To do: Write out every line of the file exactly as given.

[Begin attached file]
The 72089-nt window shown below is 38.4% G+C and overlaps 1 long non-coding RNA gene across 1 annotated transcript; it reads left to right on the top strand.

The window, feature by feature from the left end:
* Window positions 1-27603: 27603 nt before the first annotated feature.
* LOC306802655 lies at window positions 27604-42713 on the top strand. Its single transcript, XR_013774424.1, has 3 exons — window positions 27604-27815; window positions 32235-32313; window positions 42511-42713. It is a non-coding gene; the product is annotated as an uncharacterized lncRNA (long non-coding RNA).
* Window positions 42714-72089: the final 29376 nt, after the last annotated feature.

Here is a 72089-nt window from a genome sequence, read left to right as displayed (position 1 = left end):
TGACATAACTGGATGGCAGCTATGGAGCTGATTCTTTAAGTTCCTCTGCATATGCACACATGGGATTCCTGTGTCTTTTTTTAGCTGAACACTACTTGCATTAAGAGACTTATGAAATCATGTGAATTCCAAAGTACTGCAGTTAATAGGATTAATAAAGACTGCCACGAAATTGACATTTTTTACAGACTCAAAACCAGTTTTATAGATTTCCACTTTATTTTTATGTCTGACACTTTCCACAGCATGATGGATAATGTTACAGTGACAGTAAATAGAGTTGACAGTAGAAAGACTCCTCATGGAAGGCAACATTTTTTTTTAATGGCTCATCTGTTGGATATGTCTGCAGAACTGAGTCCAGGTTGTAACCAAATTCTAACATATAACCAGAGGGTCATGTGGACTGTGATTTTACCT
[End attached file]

The 72089-nt window shown below is 38.4% G+C and overlaps 1 long non-coding RNA gene across 1 annotated transcript; it reads left to right on the top strand.

The window, feature by feature from the left end:
* Window positions 1-27603: 27603 nt before the first annotated feature.
* LOC306802655 lies at window positions 27604-42713 on the top strand. Its single transcript, XR_013774424.1, has 3 exons — window positions 27604-27815; window positions 32235-32313; window positions 42511-42713. It is a non-coding gene; the product is annotated as an uncharacterized lncRNA (long non-coding RNA).
* Window positions 42714-72089: the final 29376 nt, after the last annotated feature.

Here is a 72089-nt window from a genome sequence, read left to right as displayed (position 1 = left end):
TGACATAACTGGATGGCAGCTATGGAGCTGATTCTTTAAGTTCCTCTGCATATGCACACATGGGATTCCTGTGTCTTTTTTTAGCTGAACACTACTTGCATTAAGAGACTTATGAAATCATGTGAATTCCAAAGTACTGCAGTTAATAGGATTAATAAAGACTGCCACGAAATTGACATTTTTTACAGACTCAAAACCAGTTTTATAGATTTCCACTTTATTTTTATGTCTGACACTTTCCACAGCATGATGGATAATGTTACAGTGACAGTAAATAGAGTTGACAGTAGAAAGACTCCTCATGGAAGGCAACATTTTTTTTTAATGGCTCATCTGTTGGATATGTCTGCAGAACTGAGTCCAGGTTGTAACCAAATTCTAACATATAACCAGAGGGTCATGTGGACTGTGATTTTACCT